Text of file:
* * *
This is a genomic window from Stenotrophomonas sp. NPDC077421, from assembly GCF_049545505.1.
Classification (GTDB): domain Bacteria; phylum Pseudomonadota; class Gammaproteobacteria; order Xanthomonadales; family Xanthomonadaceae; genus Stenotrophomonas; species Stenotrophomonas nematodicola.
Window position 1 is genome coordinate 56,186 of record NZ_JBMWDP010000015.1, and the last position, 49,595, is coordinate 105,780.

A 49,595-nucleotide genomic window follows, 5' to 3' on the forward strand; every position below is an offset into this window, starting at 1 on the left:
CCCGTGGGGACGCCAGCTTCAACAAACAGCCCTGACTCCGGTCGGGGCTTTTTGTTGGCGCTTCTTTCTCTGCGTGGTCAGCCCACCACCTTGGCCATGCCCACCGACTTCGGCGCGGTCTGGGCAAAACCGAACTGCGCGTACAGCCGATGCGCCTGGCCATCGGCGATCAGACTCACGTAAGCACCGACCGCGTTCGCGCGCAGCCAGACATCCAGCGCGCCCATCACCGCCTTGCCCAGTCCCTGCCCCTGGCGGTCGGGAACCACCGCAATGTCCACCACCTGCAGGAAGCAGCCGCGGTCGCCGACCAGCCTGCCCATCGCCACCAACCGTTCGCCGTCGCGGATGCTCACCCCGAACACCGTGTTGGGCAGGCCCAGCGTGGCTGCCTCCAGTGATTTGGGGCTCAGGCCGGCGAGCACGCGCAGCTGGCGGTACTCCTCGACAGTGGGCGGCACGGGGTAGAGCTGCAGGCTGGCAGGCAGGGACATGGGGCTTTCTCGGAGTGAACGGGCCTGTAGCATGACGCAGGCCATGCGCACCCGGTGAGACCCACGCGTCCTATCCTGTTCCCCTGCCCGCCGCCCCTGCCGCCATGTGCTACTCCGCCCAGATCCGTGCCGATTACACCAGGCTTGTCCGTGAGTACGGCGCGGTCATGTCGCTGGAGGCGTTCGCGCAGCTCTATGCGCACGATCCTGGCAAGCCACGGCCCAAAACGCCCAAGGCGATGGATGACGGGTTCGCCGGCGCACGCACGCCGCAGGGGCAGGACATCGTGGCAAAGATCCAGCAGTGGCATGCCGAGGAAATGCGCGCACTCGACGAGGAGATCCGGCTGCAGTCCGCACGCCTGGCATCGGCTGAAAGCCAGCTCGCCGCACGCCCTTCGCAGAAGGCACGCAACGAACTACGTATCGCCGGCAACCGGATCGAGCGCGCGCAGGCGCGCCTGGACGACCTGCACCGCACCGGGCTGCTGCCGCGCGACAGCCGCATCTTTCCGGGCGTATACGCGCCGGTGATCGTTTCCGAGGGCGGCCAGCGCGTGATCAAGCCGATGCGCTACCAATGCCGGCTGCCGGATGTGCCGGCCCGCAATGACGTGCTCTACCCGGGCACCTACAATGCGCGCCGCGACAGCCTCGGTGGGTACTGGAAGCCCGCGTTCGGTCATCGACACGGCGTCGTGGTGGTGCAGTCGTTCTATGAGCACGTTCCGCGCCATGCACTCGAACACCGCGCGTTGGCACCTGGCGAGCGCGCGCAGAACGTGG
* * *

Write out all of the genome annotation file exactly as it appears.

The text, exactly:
This is a genomic window from Stenotrophomonas sp. NPDC077421, from assembly GCF_049545505.1.
Classification (GTDB): domain Bacteria; phylum Pseudomonadota; class Gammaproteobacteria; order Xanthomonadales; family Xanthomonadaceae; genus Stenotrophomonas; species Stenotrophomonas nematodicola.
Window position 1 is genome coordinate 56,186 of record NZ_JBMWDP010000015.1, and the last position, 49,595, is coordinate 105,780.

A 49,595-nucleotide genomic window follows, 5' to 3' on the forward strand; every position below is an offset into this window, starting at 1 on the left:
CCCGTGGGGACGCCAGCTTCAACAAACAGCCCTGACTCCGGTCGGGGCTTTTTGTTGGCGCTTCTTTCTCTGCGTGGTCAGCCCACCACCTTGGCCATGCCCACCGACTTCGGCGCGGTCTGGGCAAAACCGAACTGCGCGTACAGCCGATGCGCCTGGCCATCGGCGATCAGACTCACGTAAGCACCGACCGCGTTCGCGCGCAGCCAGACATCCAGCGCGCCCATCACCGCCTTGCCCAGTCCCTGCCCCTGGCGGTCGGGAACCACCGCAATGTCCACCACCTGCAGGAAGCAGCCGCGGTCGCCGACCAGCCTGCCCATCGCCACCAACCGTTCGCCGTCGCGGATGCTCACCCCGAACACCGTGTTGGGCAGGCCCAGCGTGGCTGCCTCCAGTGATTTGGGGCTCAGGCCGGCGAGCACGCGCAGCTGGCGGTACTCCTCGACAGTGGGCGGCACGGGGTAGAGCTGCAGGCTGGCAGGCAGGGACATGGGGCTTTCTCGGAGTGAACGGGCCTGTAGCATGACGCAGGCCATGCGCACCCGGTGAGACCCACGCGTCCTATCCTGTTCCCCTGCCCGCCGCCCCTGCCGCCATGTGCTACTCCGCCCAGATCCGTGCCGATTACACCAGGCTTGTCCGTGAGTACGGCGCGGTCATGTCGCTGGAGGCGTTCGCGCAGCTCTATGCGCACGATCCTGGCAAGCCACGGCCCAAAACGCCCAAGGCGATGGATGACGGGTTCGCCGGCGCACGCACGCCGCAGGGGCAGGACATCGTGGCAAAGATCCAGCAGTGGCATGCCGAGGAAATGCGCGCACTCGACGAGGAGATCCGGCTGCAGTCCGCACGCCTGGCATCGGCTGAAAGCCAGCTCGCCGCACGCCCTTCGCAGAAGGCACGCAACGAACTACGTATCGCCGGCAACCGGATCGAGCGCGCGCAGGCGCGCCTGGACGACCTGCACCGCACCGGGCTGCTGCCGCGCGACAGCCGCATCTTTCCGGGCGTATACGCGCCGGTGATCGTTTCCGAGGGCGGCCAGCGCGTGATCAAGCCGATGCGCTACCAATGCCGGCTGCCGGATGTGCCGGCCCGCAATGACGTGCTCTACCCGGGCACCTACAATGCGCGCCGCGACAGCCTCGGTGGGTACTGGAAGCCCGCGTTCGGTCATCGACACGGCGTCGTGGTGGTGCAGTCGTTCTATGAGCACGTTCCGCGCCATGCACTCGAACACCGCGCGTTGGCACCTGGCGAGCGCGCGCAGAACGTGG